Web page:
CURRICULUM IN CARDIOLOGY - HISTORY OF MEDICINE
Year : 2019 | Volume
: 5 | Issue : 1 | Page : 53--54
Christian andreas doppler
Shivani Vashistha, Soumi Das
Department of Cardiology, AIIMS, New Delhi, India
Dr. Soumi Das
Department of Cardiology, AIIMS, New Delhi
CA Doppler described the doppler effect which was a shift in the frequency of light. This theory was later used for multiple applications in electromagnetics, astronomy, physics, aviation and health sciences. The “Doppler effect” is used extensively in cardiology.
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Vashistha S, Das S. Christian andreas doppler.J Pract Cardiovasc Sci 2019;5:53-54
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Vashistha S, Das S. Christian andreas doppler. J Pract Cardiovasc Sci [serial online] 2019 [cited 2020 Apr 4 ];5:53-54
Available from: http://www.j-pcs.org/text.asp?2019/5/1/53/257593
Christian Andreas Doppler was born in Salzburg, Austria, on November 29, 1803. His father was a stonemason, and he was expected to join the family business, but due to his poor health condition, he persuaded academics. He graduated in physics from the Polytechnical Institute of Vienna in 1825 and later, he went to the University of Vienna to study mathematics, machines, and astronomy. At the end of his study, he has worked with Professor Burg for 4 years and in 1831, he published his first paper “A contribution to the theory of parallels.” Unfortunately, for many years, he failed to get an academic position, so he supported himself by working as a bookkeeper at a cotton factory near the city of Bruck. He was disappointed and decided to move to the USA where he was offered a position as a professor at the Technical Secondary School in Prague and later at the polytechnic school. In 1836, he married Mathilda Sturm and together the couple had five children.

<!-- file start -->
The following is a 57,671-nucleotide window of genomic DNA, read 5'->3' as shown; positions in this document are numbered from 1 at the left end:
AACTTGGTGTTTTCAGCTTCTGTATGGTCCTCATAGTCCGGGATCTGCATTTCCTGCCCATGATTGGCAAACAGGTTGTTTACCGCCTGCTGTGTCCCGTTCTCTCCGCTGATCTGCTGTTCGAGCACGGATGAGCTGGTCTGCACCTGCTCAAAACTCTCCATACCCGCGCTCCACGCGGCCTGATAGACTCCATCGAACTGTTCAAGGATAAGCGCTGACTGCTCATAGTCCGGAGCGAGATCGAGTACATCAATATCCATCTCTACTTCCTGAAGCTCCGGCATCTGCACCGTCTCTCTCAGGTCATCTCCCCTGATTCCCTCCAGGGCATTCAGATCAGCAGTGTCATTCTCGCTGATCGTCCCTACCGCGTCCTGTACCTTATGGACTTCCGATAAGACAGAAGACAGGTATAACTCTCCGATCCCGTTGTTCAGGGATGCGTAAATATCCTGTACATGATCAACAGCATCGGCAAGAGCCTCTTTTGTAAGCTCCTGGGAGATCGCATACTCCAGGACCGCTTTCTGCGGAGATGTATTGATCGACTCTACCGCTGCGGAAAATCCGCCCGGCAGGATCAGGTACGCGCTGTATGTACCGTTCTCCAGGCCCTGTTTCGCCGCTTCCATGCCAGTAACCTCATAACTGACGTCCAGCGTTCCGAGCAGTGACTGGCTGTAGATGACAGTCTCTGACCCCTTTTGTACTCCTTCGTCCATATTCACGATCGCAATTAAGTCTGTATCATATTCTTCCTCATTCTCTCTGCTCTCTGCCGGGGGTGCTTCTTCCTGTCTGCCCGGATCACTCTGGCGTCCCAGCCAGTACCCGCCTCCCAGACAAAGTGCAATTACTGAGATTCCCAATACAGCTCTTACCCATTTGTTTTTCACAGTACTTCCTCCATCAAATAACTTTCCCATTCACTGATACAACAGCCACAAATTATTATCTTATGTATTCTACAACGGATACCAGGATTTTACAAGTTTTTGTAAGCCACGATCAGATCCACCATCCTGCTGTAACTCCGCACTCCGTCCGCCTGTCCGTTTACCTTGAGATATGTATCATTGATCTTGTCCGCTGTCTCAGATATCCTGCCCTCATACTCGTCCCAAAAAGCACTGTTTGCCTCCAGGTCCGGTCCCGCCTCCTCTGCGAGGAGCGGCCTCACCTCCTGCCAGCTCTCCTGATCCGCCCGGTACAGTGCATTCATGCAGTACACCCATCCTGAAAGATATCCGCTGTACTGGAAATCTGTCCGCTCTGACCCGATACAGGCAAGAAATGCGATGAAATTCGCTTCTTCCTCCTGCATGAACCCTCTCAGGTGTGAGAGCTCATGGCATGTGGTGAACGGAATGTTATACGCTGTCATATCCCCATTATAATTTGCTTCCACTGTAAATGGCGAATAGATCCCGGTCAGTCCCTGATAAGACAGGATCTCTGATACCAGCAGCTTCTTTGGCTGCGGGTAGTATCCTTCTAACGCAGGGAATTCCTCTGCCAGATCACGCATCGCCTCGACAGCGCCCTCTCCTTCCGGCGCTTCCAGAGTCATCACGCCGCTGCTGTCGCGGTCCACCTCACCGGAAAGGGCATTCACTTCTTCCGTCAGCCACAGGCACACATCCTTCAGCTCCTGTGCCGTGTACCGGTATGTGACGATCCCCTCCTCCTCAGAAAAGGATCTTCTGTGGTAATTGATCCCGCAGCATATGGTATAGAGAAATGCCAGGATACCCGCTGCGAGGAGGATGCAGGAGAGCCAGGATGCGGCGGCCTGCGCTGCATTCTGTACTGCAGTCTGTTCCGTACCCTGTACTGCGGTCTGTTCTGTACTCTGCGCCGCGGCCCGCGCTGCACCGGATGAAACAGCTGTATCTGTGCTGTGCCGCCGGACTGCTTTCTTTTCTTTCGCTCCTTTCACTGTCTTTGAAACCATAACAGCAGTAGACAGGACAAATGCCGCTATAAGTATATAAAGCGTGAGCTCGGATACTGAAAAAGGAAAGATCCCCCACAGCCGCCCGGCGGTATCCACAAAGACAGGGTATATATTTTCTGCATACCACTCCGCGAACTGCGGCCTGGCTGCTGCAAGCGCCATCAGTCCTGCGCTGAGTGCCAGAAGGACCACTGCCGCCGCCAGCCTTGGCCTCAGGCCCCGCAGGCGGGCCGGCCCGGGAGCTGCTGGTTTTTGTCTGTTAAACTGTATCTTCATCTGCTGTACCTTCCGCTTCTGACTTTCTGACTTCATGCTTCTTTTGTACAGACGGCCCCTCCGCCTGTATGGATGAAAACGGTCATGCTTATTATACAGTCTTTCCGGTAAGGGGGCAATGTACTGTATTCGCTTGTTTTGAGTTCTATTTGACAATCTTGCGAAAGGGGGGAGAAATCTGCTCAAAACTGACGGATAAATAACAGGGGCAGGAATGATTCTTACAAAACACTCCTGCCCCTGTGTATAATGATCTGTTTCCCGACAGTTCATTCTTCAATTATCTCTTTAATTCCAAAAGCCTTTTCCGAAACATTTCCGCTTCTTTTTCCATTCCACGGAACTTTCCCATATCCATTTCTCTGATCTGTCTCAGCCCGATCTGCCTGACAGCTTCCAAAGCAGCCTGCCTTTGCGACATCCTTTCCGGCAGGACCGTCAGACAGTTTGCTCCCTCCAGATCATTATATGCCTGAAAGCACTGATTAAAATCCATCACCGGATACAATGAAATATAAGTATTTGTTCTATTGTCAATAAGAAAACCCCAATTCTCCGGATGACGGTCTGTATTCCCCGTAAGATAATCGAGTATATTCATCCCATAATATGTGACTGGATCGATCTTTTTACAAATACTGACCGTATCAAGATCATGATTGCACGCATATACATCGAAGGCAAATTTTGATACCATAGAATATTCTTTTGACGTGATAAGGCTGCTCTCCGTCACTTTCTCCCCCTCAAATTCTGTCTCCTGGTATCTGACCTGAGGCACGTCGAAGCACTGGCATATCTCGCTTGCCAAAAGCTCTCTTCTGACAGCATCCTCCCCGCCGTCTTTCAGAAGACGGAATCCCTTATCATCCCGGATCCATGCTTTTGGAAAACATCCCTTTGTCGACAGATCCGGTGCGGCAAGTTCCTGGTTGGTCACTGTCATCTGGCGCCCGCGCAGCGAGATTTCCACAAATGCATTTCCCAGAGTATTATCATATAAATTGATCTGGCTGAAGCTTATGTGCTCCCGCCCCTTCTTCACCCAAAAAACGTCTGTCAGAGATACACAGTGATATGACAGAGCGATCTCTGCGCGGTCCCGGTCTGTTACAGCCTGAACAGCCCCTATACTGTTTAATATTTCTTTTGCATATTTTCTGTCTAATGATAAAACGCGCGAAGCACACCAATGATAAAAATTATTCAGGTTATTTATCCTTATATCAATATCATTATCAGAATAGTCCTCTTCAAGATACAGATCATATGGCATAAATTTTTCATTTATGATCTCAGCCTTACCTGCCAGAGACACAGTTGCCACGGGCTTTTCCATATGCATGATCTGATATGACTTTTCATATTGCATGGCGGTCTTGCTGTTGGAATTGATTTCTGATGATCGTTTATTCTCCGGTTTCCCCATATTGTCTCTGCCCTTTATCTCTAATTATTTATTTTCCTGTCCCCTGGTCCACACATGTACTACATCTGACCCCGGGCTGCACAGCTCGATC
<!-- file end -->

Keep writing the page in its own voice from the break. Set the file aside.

In 1842, at a meeting of the Natural Science Section of the Royal Bohemian Society in Prague, he presented his famous work Über das farbige Licht der Doppelsterne (Concerning the Colored Light of Double Stars), which was later published in 1843. This was his first work which stated the Doppler effect – that the observed frequency of a wave depends on the relative speed of the source and the observer. In 1944, due to his deteriorating health, he was forced to take sick leave and later in 1946, he could resume back to his duties. In 1947, he left Prague and moved to Chemnitz in Germany as professor of mathematics, physics, and mechanics at the Academy of Mines and Forests. Due to industrial problems, Doppler's family was forced to move to Vienna where he was appointed as the director of the Physical Institute in 1850. By this time, his health again started deteriorating, and he started suffering from chest pain and breathing problem, with symptoms like tuberculosis. In 1952, he traveled to Venice, Italy, for a better climate, but his health did not improve and finally on March 17, 1853, he died of pulmonary disease in his wife's arm.
Christian Doppler in 1842 did not know that his investigation in the field of astronomy will be used in health care. Doppler echocardiography was not in use till the 1970s until Holen et al. and Hatle et al. refined the technique for clinical use. Doppler effect is an increase (or decrease) in the frequency of sound, light, or other waves as the source and observer move toward (or away from) each other. In echocardiography, the moving red blood cells and the myocardial tissues and structures are the targets. When an ultrasound beam is directed toward these moving targets, the transducer determines the frequency shift (Δf) which is the difference between the transmitted frequency of the transducer (ft) and the received frequency (fr). The frequency shift is related to the velocity of the moving target (v), transmitted frequency (ft), and the angle between the direction of ultrasound beam and the direction of the moving target, which is similar to the Doppler equation. The information that is obtained from Doppler echocardiography is flow velocity, direction of the flow, the timing of the signal with the cardiac events, and intensity of the flow. There are two forms of Doppler echocardiography: the pulse wave and continuous wave.
The pulse-wave Doppler samples velocity in a particular site in the form of a pulse; therefore, limited range information can be picked up. Color Doppler is based on pulse-wave Doppler and is mainly used to pick up valvular disease.
Continuous-wave Doppler transmits and receives continuous signals from moving red blood cells. Continuous-wave Doppler is used in the evaluation of valve stenosis or regurgitation and indirectly, it is used in determining the pulmonary arterial systolic pressure.
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